Companies with Culture
The noise around Woodford’s humiliation last week was deafening. And it was a bad week for Hargreaves Lansdown (-14%). I don’t recall such a lot of noise around a fund manager since the demise of New Star in 2008 having paid a special dividend to shareholders and gearing up into a bear market. As one anonymous fund manager put it to me “It shows the perils of greed and believing one’s own press”. But with only one other director of Woodford Investment Management one can’t help but wonder if proper corporate governance had been in place the liquidity issues would have been addressed earlier.
Frequently in an industry that is very attractive it is easy to become complacent. Asset Management is a great industry. It has the accolade of being criticised in the FCA Asset Manager Review of 2017 for making consistently high margins where the average operating margin of firms surveyed was 34%. My colleague, Maynard Patton, posted an excellent review of Jupiter Asset Management last week as their high returns had caught his beady eye. But if the culture is wrong mistakes can be made.
High return businesses frequently bring about complacency. Provident Financial springs to mind as an example. Businesses facing slowing growth can be tempted to take excess risk. I think that’s why fund managers are sometimes heard to say they aren’t keen on acquisitive businesses. Acquisitions are frequently a way of covering up reducing returns and involve higher risk than organic growth. Charles Taylor Consulting PLC is an example of this where growth has been manufactured by acquisitions resulting in growth at reducing ROE’s meaning the share price has gone from 290p 20 years ago to 224p today.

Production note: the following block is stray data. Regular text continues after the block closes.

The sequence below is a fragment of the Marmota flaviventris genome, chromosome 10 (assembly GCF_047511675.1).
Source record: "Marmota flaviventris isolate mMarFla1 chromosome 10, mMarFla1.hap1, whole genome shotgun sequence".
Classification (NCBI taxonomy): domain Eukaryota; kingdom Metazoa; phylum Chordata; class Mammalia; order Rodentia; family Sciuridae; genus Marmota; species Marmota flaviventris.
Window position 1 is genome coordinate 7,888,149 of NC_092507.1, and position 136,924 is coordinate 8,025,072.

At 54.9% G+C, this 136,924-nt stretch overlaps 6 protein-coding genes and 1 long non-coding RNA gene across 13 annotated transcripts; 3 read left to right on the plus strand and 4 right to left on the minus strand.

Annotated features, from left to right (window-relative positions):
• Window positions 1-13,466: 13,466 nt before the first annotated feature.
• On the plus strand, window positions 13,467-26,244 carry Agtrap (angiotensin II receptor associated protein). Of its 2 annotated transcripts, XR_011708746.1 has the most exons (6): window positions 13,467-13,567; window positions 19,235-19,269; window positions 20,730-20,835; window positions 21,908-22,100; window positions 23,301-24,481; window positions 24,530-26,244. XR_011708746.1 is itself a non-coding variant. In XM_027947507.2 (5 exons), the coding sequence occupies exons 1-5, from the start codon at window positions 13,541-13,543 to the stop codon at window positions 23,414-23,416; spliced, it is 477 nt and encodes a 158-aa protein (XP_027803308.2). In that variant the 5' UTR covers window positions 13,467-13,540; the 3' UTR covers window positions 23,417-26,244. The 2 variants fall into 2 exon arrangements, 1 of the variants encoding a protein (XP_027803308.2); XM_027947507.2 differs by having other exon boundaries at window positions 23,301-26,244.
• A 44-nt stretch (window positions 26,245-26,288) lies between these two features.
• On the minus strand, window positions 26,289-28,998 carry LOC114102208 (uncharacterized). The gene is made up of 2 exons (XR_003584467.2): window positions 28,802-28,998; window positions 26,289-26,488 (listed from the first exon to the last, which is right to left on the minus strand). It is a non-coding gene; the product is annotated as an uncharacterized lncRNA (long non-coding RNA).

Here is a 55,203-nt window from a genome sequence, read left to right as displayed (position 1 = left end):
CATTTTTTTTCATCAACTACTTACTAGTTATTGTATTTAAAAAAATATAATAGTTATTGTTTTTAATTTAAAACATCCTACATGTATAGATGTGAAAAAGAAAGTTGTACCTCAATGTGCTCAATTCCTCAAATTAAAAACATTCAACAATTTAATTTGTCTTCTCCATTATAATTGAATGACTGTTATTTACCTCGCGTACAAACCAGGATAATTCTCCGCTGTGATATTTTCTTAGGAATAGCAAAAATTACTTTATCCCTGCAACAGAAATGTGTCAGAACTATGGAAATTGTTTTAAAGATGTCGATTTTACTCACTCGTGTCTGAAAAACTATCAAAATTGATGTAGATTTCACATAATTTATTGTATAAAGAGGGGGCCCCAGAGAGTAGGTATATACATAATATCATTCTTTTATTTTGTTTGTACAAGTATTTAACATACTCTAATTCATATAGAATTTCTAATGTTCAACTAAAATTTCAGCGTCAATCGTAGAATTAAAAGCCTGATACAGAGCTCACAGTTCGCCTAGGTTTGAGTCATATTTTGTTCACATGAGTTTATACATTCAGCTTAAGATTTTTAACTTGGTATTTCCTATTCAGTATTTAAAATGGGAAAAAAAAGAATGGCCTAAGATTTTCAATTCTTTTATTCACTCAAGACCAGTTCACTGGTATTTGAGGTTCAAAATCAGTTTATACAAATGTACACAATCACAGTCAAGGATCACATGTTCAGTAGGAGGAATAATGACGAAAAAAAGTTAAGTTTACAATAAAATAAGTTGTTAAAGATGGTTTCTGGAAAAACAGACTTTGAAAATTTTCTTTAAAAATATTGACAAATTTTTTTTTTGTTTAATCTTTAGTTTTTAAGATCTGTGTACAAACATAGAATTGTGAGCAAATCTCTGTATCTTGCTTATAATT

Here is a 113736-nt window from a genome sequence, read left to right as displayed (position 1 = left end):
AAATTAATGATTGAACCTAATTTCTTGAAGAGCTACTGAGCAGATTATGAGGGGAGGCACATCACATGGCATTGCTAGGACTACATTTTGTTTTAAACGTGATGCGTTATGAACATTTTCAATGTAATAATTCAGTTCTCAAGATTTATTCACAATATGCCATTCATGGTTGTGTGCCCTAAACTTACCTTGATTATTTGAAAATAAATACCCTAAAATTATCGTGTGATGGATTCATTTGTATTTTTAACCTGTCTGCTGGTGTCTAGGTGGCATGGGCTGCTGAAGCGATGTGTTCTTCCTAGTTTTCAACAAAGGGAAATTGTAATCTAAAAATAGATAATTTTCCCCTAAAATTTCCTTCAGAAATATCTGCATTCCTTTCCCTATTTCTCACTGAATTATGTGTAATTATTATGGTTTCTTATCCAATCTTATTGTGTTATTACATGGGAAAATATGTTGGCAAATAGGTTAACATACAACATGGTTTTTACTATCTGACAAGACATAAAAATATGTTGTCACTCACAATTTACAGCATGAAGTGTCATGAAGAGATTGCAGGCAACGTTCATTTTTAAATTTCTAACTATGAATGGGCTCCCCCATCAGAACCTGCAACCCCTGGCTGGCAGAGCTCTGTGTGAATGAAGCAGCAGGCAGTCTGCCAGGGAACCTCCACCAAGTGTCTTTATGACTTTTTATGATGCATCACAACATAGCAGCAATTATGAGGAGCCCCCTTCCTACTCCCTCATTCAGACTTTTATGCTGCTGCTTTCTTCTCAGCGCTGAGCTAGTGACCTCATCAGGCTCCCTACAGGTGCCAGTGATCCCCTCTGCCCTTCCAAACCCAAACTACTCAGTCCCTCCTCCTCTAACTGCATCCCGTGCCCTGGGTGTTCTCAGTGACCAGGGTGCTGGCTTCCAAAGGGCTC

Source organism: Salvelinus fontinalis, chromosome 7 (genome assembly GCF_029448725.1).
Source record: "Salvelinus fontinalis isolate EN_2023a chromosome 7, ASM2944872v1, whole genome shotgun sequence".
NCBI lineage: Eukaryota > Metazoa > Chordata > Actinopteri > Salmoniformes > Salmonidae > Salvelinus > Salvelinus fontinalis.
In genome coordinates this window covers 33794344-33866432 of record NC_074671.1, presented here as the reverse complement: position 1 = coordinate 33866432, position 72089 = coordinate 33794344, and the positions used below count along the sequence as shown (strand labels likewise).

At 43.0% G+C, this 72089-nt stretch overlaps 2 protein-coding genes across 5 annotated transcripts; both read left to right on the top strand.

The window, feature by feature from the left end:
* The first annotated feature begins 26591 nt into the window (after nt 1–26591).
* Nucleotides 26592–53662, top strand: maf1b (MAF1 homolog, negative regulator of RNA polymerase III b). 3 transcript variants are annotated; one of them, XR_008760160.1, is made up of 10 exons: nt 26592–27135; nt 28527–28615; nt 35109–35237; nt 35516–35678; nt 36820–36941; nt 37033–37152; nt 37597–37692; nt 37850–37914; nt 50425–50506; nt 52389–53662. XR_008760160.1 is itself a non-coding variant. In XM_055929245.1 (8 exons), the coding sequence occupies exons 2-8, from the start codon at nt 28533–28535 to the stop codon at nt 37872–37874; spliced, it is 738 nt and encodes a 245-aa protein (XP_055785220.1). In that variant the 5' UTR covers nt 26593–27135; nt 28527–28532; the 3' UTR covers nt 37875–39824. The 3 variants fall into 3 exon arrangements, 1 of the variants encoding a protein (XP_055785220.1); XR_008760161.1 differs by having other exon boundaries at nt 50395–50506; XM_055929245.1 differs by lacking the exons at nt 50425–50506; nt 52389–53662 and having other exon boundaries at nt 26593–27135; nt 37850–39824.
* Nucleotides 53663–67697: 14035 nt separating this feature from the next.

Source: Charlton Illingworth
The underlying business at Charles Taylor Consulting 20 years ago was a high return mutual management management business where the contract relied on using the clients balance sheet for working capital so was a wonderfully high ROE business that was low growth. And so, 20 years of acquisitions has manufactured growth at the expense of ROE. The share price tells us which matters more.
One notable example of excessive risk taking was Provident Financial. As a subprime lender the job of the company is to allocate capital efficiently and consequently ROE is a vital metric. And yet the incentivisation of the management was on EPS targets and total shareholder return, effectively incentivising management towards growth.
The result was growth from 2006 to 2016 while ROE started to decline in 2013:
The drive for profit growth resulted in the poor culture requiring the FCA to intervene while shareholders took significant pain:
Non-Standard Finance recently proposed a nil premium all paper bid for Provident which was blocked by minority shareholders last week. A scan of their Non-Standard Finance’s remuneration report reveals that management receive 15% of any increase in the market capitalisation above 110p per share by December 2020. With the shares trading at 46p it becomes understandable that a significant “roll of the dice” may be required to get value from the LTIP.